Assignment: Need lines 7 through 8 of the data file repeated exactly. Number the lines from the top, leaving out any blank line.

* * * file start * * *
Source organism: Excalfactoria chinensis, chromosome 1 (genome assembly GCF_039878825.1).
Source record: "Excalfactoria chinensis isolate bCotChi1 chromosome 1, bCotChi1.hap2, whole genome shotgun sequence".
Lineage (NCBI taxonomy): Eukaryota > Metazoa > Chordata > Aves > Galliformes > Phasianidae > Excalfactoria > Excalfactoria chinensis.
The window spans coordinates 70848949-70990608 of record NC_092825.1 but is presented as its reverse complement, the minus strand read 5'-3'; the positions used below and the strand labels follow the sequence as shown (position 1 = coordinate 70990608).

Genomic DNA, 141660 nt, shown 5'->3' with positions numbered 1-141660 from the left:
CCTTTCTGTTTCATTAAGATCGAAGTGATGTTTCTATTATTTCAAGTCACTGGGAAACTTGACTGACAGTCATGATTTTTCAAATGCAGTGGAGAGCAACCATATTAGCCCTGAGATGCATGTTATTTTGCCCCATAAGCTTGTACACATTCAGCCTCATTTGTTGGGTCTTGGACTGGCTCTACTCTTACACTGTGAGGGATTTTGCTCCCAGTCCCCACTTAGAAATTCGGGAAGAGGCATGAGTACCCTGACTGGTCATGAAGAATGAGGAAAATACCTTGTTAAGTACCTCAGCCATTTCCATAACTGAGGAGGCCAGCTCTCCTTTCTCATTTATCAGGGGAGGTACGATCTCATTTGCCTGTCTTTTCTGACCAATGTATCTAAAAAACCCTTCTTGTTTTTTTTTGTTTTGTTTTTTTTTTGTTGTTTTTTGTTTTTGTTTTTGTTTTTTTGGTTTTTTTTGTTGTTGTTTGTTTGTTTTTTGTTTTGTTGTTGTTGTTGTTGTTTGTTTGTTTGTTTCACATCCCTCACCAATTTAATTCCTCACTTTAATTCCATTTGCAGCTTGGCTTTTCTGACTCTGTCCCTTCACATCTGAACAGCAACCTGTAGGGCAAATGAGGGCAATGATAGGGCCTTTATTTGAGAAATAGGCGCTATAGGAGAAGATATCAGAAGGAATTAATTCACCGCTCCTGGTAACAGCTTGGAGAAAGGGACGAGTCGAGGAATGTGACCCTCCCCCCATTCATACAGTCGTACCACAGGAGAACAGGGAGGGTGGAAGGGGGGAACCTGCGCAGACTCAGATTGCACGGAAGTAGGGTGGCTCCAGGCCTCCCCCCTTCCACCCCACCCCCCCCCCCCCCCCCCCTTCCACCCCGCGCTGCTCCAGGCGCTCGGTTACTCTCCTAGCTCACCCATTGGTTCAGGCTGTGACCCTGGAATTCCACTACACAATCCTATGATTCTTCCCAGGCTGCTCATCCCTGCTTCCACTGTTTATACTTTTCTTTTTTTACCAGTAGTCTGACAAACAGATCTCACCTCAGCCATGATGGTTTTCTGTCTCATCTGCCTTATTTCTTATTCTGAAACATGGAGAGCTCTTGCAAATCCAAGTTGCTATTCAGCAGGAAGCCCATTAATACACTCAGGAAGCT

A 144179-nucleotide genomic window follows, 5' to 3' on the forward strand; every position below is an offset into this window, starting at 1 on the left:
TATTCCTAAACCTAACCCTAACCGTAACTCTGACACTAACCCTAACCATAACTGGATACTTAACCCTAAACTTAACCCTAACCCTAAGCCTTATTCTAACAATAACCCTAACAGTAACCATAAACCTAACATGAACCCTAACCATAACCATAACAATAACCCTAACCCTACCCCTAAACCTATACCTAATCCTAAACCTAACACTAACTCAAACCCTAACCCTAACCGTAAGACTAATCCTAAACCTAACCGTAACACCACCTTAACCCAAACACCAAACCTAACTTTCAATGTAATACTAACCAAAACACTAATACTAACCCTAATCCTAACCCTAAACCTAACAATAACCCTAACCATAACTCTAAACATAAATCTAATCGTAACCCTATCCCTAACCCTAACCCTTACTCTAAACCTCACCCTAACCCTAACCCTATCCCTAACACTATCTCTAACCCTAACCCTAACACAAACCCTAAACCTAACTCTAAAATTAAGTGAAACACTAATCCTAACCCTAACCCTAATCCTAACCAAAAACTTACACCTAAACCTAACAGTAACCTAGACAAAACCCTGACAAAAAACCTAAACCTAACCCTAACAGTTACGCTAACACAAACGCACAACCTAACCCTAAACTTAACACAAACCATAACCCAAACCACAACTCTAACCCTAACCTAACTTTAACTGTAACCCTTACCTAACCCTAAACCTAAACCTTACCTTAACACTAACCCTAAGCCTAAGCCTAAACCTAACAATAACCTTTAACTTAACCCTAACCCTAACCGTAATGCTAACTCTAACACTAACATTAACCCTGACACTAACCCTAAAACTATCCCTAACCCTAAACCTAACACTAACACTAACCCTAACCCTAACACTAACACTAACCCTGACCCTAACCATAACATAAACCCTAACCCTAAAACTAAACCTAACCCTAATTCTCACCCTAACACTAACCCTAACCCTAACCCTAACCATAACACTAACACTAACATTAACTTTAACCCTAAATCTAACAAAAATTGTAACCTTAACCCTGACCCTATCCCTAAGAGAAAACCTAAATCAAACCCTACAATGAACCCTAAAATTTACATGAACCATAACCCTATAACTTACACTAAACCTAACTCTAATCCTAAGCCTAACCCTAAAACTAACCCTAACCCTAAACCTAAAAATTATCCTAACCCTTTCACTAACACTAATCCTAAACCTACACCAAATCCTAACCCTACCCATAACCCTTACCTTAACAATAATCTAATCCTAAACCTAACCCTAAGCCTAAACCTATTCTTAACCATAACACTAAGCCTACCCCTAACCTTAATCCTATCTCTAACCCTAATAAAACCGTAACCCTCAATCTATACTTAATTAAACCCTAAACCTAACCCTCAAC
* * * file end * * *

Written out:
A 144179-nucleotide genomic window follows, 5' to 3' on the forward strand; every position below is an offset into this window, starting at 1 on the left:
TATTCCTAAACCTAACCCTAACCGTAACTCTGACACTAACCCTAACCATAACTGGATACTTAACCCTAAACTTAACCCTAACCCTAAGCCTTATTCTAACAATAACCCTAACAGTAACCATAAACCTAACATGAACCCTAACCATAACCATAACAATAACCCTAACCCTACCCCTAAACCTATACCTAATCCTAAACCTAACACTAACTCAAACCCTAACCCTAACCGTAAGACTAATCCTAAACCTAACCGTAACACCACCTTAACCCAAACACCAAACCTAACTTTCAATGTAATACTAACCAAAACACTAATACTAACCCTAATCCTAACCCTAAACCTAACAATAACCCTAACCATAACTCTAAACATAAATCTAATCGTAACCCTATCCCTAACCCTAACCCTTACTCTAAACCTCACCCTAACCCTAACCCTATCCCTAACACTATCTCTAACCCTAACCCTAACACAAACCCTAAACCTAACTCTAAAATTAAGTGAAACACTAATCCTAACCCTAACCCTAATCCTAACCAAAAACTTACACCTAAACCTAACAGTAACCTAGACAAAACCCTGACAAAAAACCTAAACCTAACCCTAACAGTTACGCTAACACAAACGCACAACCTAACCCTAAACTTAACACAAACCATAACCCAAACCACAACTCTAACCCTAACCTAACTTTAACTGTAACCCTTACCTAACCCTAAACCTAAACCTTACCTTAACACTAACCCTAAGCCTAAGCCTAAACCTAACAATAACCTTTAACTTAACCCTAACCCTAACCGTAATGCTAACTCTAACACTAACATTAACCCTGACACTAACCCTAAAACTATCCCTAACCCTAAACCTAACACTAACACTAACCCTAACCCTAACACTAACACTAACCCTGACCCTAACCATAACATAAACCCTAACCCTAAAACTAAACCTAACCCTAATTCTCACCCTAACACTAACCCTAACCCTAACCCTAACCATAACACTAACACTAACATTAACTTTAACCCTAAATCTAACAAAAATTGTAACCTTAACCCTGACCCTATCCCTAAGAGAAAACCTAAATCAAACCCTACAATGAACCCTAAAATTTACATGAACCATAACCCTATAACTTACACTAAACCTAACTCTAATCCTAAGCCTAACCCTAAAACTAACCCTAACCCTAAACCTAAAAATTATCCTAACCCTTTCACTAACACTAATCCTAAACCTACACCAAATCCTAACCCTACCCATAACCCTTACCTTAACAATAATCTAATCCTAAACCTAACCCTAAGCCTAAACCTATTCTTAACCATAACACTAAGCCTACCCCTAACCTTAATCCTATCTCTAACCCTAATAAAACCGTAACCCTCAATCTATACTTAATTAAACCCTAAACCTAACCCTCAAC